Tree data structures have many uses, and it's good to have a basic understanding of how they work. Trees are the basis for other very used data structures like Maps and Sets. Also, they are used on databases to perform quick searches. The HTML DOM uses a tree data structure to represents the hierarchy of elements. In this post, we are going to explore the different types of trees like a binary tree, binary search trees, and how to implement them.
In the previous post, we explored the Graph data structures, which are a generalized case of trees. Let's get started learning what tree data structures are!
You can find all these implementations and more in the Github repo:
amejiarosario / dsa.jsdatastructuresalgorithmsjavascript
π₯Data Structures and Algorithms explained and implemented in JavaScript + eBook
Data Structures and Algorithms in JavaScript
This is the coding implementations of the DSA.js book and the repo for the NPM package.
In this repository, you can find the implementation of algorithms and data structures in JavaScript. This material can be used as a reference manual for developers, or you can refresh specific topics before an interview. Also, you can find ideas to solve problems more efficiently.
Table of Contents
Installation
You can clone the repo or install the code from NPM:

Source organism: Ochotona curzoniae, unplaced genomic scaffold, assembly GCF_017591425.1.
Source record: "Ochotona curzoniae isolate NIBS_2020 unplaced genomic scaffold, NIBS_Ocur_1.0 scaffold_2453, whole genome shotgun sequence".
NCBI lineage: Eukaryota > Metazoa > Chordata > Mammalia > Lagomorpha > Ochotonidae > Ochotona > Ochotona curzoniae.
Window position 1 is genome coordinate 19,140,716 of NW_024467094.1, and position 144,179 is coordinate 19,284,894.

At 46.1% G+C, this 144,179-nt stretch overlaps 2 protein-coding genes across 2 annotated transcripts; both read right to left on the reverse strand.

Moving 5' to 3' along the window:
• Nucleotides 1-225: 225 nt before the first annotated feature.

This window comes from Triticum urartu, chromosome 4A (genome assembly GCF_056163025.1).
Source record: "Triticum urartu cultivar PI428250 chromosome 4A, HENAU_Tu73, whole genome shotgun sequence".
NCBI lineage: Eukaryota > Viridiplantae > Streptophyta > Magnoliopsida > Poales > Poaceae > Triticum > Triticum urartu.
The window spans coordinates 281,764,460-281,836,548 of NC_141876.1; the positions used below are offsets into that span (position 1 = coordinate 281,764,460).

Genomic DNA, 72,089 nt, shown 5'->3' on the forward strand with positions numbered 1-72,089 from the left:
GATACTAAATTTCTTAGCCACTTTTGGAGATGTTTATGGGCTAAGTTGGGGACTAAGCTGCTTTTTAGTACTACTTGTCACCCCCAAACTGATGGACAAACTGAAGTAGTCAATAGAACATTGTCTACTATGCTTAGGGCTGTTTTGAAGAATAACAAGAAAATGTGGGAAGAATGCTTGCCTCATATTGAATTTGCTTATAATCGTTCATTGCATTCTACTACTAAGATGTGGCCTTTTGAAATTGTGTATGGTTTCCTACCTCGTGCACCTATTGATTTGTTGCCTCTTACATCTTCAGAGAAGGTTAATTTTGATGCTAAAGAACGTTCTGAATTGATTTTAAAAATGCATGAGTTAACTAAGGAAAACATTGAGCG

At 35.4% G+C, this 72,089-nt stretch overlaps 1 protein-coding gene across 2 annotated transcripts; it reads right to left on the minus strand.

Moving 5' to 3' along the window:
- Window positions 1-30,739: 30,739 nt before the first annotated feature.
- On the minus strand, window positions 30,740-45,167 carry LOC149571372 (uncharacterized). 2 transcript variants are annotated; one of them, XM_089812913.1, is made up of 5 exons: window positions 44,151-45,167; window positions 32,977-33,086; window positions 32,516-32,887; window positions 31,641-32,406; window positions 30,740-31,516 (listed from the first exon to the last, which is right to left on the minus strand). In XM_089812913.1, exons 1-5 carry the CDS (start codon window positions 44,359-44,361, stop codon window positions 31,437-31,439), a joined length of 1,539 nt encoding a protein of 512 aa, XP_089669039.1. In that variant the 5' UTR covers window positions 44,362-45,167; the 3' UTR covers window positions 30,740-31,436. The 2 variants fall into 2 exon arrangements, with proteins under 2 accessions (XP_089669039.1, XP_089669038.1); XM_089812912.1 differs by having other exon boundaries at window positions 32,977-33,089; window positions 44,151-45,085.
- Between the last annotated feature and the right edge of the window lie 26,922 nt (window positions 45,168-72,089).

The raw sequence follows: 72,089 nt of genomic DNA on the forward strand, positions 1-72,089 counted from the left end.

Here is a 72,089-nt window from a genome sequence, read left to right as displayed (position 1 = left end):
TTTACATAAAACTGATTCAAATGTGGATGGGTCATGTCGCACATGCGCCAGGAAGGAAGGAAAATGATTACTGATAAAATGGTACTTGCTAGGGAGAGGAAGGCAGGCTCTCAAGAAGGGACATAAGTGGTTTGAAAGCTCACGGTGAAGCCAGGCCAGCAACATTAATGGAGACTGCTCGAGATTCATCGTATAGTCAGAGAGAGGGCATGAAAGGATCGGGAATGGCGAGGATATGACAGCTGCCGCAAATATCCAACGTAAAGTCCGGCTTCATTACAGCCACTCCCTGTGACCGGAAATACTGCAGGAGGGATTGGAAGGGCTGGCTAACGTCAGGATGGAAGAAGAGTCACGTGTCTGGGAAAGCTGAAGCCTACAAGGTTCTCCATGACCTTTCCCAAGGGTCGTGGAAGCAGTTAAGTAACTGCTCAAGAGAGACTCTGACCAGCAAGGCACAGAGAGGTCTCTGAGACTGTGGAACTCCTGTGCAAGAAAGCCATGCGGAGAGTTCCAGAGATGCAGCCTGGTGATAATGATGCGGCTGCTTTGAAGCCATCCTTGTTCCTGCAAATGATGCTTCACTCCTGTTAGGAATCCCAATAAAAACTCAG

npm install dsa.js
and then you can import it into your programs or CLI
const { LinkedList, Queue, Stack } = require('dsa.js');
For a full list of all the exposed data structures and algorithms see.
Features
Algorithms are anβ¦
Trees: basic concepts
A tree is a data structure where a node can zero or more children. Each node contains a value. Like graphs, the connection between nodes is called edges. A tree is a type of graph, but not all of them are trees (more on that later).
These data structures are called "trees" because the data structure resembles a tree π³. It starts with a root node and branch off with its descendants, and finally, there are leaves.
Here are some properties of trees:
 The topmost node is called root.
 A node without children is called leaf node or terminal node.

Height (h) of the tree is the distance (edge count) between the farthest leaf to the root.

A
has a height of 3 
I
has a height of 0


Depth or level of a node is the distance between the root and the node in question.

H
has a depth of 2 
B
has a depth of 1

Implementing a simple tree data structure
As we saw earlier, a tree node is just a data structure that has a value and has links to their descendants.
Here's an example of a tree node:
class TreeNode {
constructor(value) {
this.value = value;
this.descendents = [];
}
}
We can create a tree with 3 descendents as follows:
// create nodes with values
const abe = new TreeNode('Abe');
const homer = new TreeNode('Homer');
const bart = new TreeNode('Bart');
const lisa = new TreeNode('Lisa');
const maggie = new TreeNode('Maggie');
// associate root with is descendents
abe.descendents.push(homer);
homer.descendents.push(bart, lisa, maggie);
That's all; we have a tree data structure!
The node abe
is the root and bart
, lisa
and maggie
are the leaf nodes of the tree. Notice that the tree's node can have a different number of descendants: 0, 1, 3, or any other value.
Tree data structures have many applications such as:
 Maps
 Sets
 Databases
 Priority Queues
 Querying an LDAP (Lightweight Directory Access Protocol)
 Representing the Document Object Model (DOM) for HTML on the Websites.